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Mozilla Shrinks to Survive Amid Declining Firefox Usage

While payments for Firefox search results have brought Mozilla hundreds of millions of dollars annually in the past, a declining number of users has brought those days to an end.

Mozilla has been watching the user share of its flagship Firefox web browser shrink for a while, so it was hardly a surprise last week when the company announced it was doing some belt tightening that would result in another round of layoffs.

What was a surprise were the numbers involved: The company is laying off about 250 employees, for a staff reduction of 25%, and is completely closing its operations in Taipei, Taiwan. In addition, 60 employees will be shifted to new jobs, and the company will reduce spending on such things as developer tools, internal tooling and platform feature development.

Last week's layoffs were the second staff reduction Mozilla has had in 2020. In January, the company laid off about 70 employees – including some senior staffers – as a way of dealing with falling revenues due to steadily declining Firefox usage and market share numbers.

"Pre-COVID, our plan for 2020 was a year of change: building a better internet by accelerating product value in Firefox, increasing innovation, and adjusting our finances to ensure financial stability over the long term," Mozilla's CEO Mitchell Baker wrote in an email to employees announcing the layoffs. "We started with immediate cost-saving measures such as pausing our hiring, reducing our wellness stipend and cancelling our all-hands (meeting)."

The latest round of layoffs, according to Baker, are to deal with added pressure put on the company by the continuing pandemic.

"Our pre-COVID plan is no longer workable," she said. "We have talked about the need for change – including the likelihood of layoffs – since the spring. Today these changes become real."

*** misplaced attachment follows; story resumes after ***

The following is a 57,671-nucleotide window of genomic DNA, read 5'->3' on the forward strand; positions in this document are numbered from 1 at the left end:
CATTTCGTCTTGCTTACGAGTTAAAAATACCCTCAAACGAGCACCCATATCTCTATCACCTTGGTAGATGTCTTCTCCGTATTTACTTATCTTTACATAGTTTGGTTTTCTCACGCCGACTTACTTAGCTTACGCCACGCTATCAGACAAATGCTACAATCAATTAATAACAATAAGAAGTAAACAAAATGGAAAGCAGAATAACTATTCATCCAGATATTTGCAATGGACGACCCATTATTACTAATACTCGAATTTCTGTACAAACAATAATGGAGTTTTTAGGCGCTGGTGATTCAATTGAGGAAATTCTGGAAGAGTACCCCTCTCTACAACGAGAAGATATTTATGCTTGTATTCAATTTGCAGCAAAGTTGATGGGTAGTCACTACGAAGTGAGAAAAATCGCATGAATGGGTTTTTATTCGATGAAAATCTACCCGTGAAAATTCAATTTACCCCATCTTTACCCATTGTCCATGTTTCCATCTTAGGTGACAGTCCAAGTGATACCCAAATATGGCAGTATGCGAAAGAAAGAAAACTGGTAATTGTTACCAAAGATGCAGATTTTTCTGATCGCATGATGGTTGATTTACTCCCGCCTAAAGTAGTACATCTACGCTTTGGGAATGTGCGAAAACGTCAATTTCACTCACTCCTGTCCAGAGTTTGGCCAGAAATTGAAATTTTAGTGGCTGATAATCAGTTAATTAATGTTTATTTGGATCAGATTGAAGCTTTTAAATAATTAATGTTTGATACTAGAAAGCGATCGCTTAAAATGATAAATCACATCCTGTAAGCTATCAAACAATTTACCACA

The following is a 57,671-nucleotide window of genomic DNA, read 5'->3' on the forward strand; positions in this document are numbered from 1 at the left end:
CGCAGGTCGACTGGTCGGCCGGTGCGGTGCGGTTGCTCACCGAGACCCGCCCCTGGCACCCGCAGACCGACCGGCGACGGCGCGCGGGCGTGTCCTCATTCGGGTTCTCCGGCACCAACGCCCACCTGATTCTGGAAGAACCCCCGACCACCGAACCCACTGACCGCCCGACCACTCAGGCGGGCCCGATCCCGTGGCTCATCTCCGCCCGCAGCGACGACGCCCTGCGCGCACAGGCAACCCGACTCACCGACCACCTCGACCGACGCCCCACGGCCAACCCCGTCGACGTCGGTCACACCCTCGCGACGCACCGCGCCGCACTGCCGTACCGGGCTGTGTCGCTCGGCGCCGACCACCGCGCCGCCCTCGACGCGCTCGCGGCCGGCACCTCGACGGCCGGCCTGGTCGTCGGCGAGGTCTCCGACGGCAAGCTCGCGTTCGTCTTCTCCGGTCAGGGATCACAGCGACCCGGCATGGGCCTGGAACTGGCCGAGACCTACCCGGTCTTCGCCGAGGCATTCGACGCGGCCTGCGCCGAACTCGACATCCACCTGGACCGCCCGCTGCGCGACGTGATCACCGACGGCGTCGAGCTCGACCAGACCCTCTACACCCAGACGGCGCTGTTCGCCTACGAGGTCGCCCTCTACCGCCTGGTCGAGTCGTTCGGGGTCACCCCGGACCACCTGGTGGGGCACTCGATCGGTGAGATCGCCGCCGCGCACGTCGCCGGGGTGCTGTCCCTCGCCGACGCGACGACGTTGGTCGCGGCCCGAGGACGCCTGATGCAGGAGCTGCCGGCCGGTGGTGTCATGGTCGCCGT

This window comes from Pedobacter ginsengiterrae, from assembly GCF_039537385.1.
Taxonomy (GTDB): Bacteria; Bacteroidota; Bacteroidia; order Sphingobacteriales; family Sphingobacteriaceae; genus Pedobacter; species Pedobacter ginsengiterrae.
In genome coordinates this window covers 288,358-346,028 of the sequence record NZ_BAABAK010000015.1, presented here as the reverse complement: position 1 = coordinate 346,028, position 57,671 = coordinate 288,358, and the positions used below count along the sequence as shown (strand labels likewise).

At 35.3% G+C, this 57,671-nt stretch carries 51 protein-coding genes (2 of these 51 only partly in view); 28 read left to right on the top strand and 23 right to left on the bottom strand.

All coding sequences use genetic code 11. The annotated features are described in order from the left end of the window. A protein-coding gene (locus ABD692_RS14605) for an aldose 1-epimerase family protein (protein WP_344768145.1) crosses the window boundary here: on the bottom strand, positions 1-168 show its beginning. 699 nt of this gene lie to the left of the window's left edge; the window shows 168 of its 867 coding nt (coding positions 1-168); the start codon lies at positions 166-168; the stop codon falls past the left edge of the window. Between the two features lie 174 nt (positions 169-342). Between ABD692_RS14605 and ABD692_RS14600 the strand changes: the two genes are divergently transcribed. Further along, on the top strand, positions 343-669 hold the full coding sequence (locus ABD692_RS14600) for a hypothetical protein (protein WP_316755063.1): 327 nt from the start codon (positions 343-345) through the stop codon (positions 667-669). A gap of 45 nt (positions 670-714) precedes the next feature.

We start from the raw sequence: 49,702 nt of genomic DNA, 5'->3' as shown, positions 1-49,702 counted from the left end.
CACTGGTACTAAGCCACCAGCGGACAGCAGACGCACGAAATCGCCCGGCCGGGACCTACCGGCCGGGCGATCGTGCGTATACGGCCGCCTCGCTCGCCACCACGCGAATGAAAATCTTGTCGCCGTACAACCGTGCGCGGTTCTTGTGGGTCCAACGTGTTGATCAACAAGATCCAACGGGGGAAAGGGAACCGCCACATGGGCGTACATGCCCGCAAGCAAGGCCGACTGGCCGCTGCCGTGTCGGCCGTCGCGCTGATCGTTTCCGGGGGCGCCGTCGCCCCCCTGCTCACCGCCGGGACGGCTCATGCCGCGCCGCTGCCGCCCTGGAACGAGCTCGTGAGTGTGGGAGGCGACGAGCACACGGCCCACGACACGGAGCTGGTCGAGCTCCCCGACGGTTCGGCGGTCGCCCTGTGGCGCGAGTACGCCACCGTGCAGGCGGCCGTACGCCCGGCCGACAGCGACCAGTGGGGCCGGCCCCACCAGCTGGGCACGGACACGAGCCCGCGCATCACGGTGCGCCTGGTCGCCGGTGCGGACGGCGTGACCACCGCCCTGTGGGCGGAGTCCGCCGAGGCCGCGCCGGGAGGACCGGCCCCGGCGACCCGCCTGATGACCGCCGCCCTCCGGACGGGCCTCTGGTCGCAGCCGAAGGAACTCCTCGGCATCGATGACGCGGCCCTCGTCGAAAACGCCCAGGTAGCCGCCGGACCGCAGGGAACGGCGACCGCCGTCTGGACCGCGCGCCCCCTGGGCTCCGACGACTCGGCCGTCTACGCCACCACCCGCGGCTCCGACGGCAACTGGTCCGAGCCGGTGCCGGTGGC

While the pandemic might have hastened the problems at Mozilla, the problems the organization is now facing might have been inevitable. For about a decade, the company has been watching its Firefox usage rate – and its primary source of income – shrink.

The browser's market share peaked in July 2011 with Firefox usage at 34.1%, according to W3Counter; five months later, Mozilla inked a three-year deal with Google that brought the company $300 million yearly as a minimum revenue guarantee for searches from Firefox. That was followed in November 2017 by another agreement between Google and Mozilla, following a brief flirtation between Mozilla and Bing, but no dollar value was announced at the time. By then, Google's own browser, Chrome, was leading the pack, with a W3Counter usage rate of 59%, against a Firefox usage rate of 9.3%.

That 2017 agreement was set to expire later this year, but Mozilla recently reached a deal to extend the partnership. The terms of the latest agreement are not known, but a renegotiated contract is likely to see revenue shrink further, since Firefox was last measured at a 4.5% market usage rate.

"Recognizing that the old model where everything was free has consequences, means we must explore a range of different business opportunities and alternate value exchanges," Baker wrote in a blog that went up shortly after employees were notified of the layoffs. "How can we lead towards business models that honor and protect people while creating opportunities for our business to thrive?"

Despite the declining Firefox usage rate, the company still has Mozilla VPN, a virtual private network service that was officially launched last month. Initially offered as Firefox Private Network, a Firefox extension that gave users VPN access through the browser, the new rebranded $4.99 monthly service allows users to connect up to five devices (currently limited to Android, Windows 10 and iOS, but with Mac and Linux clients on the way) for full operating system access to the VPN, even through competing browsers.

The company may also try to increase its monetization efforts with Pocket, a content curation service it purchased in 2017 that can be accessed directly from the Firefox browser as well as through client apps on mobile devices. Although the service is free to consumers, it offers a limited amount of sponsored content.

"Going forward, we will be smaller," Baker said. "We’ll also be organizing ourselves very differently, acting more quickly and nimbly. We’ll experiment more. We’ll adjust more quickly. We’ll join with allies outside of our organization more often and more effectively."

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